Paulistan flags

02/02/2009 – Portal SESC – Sao Paulo – Magazine

Paulistan flags (Click to see the original news)

Italian immigrant, Alfredo Volpi was walls painter and worker before to be acclaim one of the most important artists of Brazil.
The trajectory of the painter Alfredo Volpi, born in Lucca, Italy, in 1896, merges with the thousands of Italian immigrants who landed in Sao Paulo at the turn of the 20th century. Before being recognized as one of the most important artists of second generation of Brazilian modernism, this illustrious member of the Cambuci district, in the south of the capital, was graphic employee, and house painter. “Volpi was a construction worker,” says Nereide Schilaro Santa Rosa, author of the biography Alfredo Volpi, the series Masters of Arts in Brazil (Modern, 2000). “He carried paint buckets, walking with clogs; you could smell, and see the texture of the paint on his skin.” And for many years was as follows: painting walls as work. And his paintings, for pleasure, in the hours that remained to him.
Self-taught, the artist, not used a formal knowledge to do his jobs. He did not grow up in a cultural environment or was a traveled man, like other wealthier modernists. According Nereide, the painter only followed the directions. “You put the first color. Look. Then put the second color. If you are wrong, you realize and it starts all again, “said the teacher, explaining his creative process. This apparent simplicity in the composition, however, should not deceive. For the historian and art critic João Spinelli, this “mixture and look” is nothing easy. “He mixes emotion and reasoning, and that’s not simple, says João. Much remembered, the famous flags incorporated in his works from the 1950s, Volpi hid behind them something sui generis, says Spinelli. “He used the flags to create compositions. Behind this, there is thought to a fine structure, which take into account the number of shapes and number of colors. No one has done the same. “For the specialist, the artist was remarkable consistency. “His work it was consistent with himself, which was always simple and stripped, with the time in which he lived, that he knew very well to follow, and with Brazil.
Alfredo Volpi arrived in Brazil when he was a year and a half old. He was the third of five children of Giusepina and Ludovico, who lived with the money earned from trade in cheese and wine and sought a better life in the new world. Was 12 when he got a job in a print shop and, with the first salary, he bought a box of watercolors. Three years later, he began working as a painter, making decorative strips on the walls of houses of wealthy families, and was the first contact with the painting that would become more intense through the friend Orlando. Orlando studied arts in a professional school of Brás, and with whom he had conversations that disturb him more and more. Until, at 18, the first work appears, a landscape, made with oil paint on the lid of a cigar box. As has happened with many big names of Brazilian art in the first decades of the 20th century, Volpi had before it a scenario of great change. Sao Paulo began to acquire the contours of the city that would become years later. Immigrants from all over the world disembarked in the port of Santos and climbed the mountains bringing new cultures, new colors, and shapes.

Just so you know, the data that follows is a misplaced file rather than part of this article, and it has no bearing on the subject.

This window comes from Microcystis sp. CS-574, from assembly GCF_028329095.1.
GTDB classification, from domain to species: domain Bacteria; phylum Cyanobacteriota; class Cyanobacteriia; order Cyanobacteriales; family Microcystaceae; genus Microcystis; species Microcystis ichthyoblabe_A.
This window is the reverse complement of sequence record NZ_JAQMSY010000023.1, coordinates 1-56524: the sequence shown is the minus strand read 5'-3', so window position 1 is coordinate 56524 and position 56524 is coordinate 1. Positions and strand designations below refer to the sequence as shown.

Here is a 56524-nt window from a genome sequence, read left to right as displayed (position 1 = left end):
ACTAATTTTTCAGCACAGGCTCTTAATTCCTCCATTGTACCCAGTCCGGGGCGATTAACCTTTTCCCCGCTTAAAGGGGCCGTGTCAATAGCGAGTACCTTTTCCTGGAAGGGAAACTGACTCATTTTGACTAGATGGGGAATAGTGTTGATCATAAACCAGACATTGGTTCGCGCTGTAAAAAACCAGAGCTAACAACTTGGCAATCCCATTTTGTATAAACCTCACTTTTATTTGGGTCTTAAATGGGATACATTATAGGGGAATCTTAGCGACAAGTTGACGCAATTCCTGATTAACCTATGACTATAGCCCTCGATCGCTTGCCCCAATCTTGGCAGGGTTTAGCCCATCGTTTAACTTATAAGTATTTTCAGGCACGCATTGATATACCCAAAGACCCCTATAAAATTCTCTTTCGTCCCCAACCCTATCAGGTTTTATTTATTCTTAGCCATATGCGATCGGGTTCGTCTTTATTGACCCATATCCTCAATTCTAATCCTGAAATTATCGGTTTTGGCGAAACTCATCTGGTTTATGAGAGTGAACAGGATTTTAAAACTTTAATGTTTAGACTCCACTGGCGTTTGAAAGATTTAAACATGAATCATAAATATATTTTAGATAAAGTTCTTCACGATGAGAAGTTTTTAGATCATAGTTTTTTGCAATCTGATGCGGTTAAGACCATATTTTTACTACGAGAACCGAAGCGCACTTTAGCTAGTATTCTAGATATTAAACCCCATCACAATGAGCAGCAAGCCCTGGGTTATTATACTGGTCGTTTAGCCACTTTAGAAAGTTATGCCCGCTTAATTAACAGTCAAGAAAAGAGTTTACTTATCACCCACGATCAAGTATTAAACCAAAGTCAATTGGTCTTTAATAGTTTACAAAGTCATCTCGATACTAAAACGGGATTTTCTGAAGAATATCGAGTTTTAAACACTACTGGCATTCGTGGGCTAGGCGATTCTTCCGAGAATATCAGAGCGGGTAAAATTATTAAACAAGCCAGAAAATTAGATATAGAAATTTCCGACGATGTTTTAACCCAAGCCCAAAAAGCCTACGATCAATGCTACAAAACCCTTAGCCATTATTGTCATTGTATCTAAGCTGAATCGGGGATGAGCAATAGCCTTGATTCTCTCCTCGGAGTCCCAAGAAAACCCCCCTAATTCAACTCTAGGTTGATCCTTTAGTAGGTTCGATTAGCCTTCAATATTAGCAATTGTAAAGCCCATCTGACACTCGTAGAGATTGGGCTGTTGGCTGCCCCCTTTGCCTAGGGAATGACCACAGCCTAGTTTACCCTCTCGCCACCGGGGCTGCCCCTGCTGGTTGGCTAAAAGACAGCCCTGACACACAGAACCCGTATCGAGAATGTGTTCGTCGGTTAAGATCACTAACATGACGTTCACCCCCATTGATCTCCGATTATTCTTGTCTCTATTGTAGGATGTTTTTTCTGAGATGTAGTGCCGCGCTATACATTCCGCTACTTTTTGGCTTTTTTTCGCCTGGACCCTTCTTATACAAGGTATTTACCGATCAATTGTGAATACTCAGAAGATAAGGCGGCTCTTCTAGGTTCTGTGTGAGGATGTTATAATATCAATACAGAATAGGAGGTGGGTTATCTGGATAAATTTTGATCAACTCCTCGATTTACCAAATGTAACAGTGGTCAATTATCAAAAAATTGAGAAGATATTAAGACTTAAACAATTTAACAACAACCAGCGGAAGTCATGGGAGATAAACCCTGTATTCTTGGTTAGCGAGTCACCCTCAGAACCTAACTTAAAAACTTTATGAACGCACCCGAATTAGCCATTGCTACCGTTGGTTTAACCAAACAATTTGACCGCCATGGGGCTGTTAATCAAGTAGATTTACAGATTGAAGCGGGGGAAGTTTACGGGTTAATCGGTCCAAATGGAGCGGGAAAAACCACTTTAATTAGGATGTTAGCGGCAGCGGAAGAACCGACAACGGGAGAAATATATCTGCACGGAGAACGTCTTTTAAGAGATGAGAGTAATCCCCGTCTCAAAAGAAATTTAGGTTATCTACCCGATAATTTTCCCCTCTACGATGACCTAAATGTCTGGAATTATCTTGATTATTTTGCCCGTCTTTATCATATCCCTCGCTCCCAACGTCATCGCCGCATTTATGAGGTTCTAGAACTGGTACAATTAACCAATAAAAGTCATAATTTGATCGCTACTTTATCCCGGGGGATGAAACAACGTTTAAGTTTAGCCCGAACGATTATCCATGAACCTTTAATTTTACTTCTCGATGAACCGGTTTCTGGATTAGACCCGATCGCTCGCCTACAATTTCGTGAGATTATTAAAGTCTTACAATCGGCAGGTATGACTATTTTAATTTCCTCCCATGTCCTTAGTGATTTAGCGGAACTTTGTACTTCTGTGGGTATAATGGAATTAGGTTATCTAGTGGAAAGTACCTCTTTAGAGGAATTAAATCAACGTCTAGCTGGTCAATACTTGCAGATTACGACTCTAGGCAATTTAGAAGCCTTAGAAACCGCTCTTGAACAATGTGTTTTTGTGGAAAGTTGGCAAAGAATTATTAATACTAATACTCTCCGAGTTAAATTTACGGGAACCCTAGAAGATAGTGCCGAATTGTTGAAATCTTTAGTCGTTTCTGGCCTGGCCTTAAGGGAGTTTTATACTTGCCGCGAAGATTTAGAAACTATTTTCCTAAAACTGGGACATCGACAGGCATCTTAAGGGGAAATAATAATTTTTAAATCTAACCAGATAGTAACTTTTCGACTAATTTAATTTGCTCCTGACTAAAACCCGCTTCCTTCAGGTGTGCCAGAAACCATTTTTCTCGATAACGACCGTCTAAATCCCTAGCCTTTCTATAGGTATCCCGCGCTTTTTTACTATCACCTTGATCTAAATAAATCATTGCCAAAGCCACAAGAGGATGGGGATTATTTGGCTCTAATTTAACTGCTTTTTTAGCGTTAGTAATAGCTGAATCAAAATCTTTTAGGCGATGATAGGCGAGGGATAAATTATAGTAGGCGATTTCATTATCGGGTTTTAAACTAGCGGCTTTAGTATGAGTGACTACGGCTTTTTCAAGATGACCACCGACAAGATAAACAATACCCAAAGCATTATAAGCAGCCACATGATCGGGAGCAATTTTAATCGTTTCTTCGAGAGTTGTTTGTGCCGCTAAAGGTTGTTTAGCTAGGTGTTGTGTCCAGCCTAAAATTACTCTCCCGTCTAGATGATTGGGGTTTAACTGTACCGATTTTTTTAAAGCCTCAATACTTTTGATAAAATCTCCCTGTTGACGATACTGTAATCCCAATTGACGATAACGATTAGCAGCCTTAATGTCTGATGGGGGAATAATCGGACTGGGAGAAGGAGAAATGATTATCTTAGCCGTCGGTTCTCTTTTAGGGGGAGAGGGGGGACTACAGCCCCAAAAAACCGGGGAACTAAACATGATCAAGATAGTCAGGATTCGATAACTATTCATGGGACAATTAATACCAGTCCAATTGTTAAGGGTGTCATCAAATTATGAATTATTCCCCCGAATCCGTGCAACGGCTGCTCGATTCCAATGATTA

In the arts, the pioneers of the modernist movement are increasingly interested in this scenario. Volpi, captures this all in his first screens, still inspired by the paintings of European impressionists of the 19th-century. The young artist began to show his first modernist references in the Mulata screen, 1927. According to biographer Nereide Schilaro Santa Rosa, the woman portrayed the painting was a waitress named Benedicta da Conceição, the great love of the painter, whom he married and had their only daughter, Eugenia.
In 1928, Volpi received the Gold Medal, of the Fine Arts Salon, achieved first prize for his painting. At this point, through exhibitions and friendship with other artists, his work became more known.

Flags and consecration
In the 1940s, Volpi starts the transition from predominantly figurative painting to the geometric. “It started with the facades and houses, but he was eliminating the lines, to reach the flags,” said João Spinelli. This season also started painting with tempera, a kind of ink prepared by himself, mixing white color and yolk of eggs, clove oil and colored pigments. “Combining colors became his preferred language,” said Nereide Schilaro Santa Rosa in the painter’s biography. “The balance in his compositions show his security and tranquility as an artist,” she says. In the following decade, Volpi was already established, having participated in the Venice Biennale. And in the Sao Paulo exhibit, where, in 1953, shared with Di Cavalcanti the award for Best National Painter. At this point, the geometric shapes in the artist’s paintings had already fallen into the graces of concretists, coming to participate in concrete art exhibitions in 1956 and 1957.
About his little flags, Volpi said: “You turn off yourself and then comes into existence the line problem, shape, and color. My flags are not flags; are only the problems of flags. “He painted until the end of his life in 1988.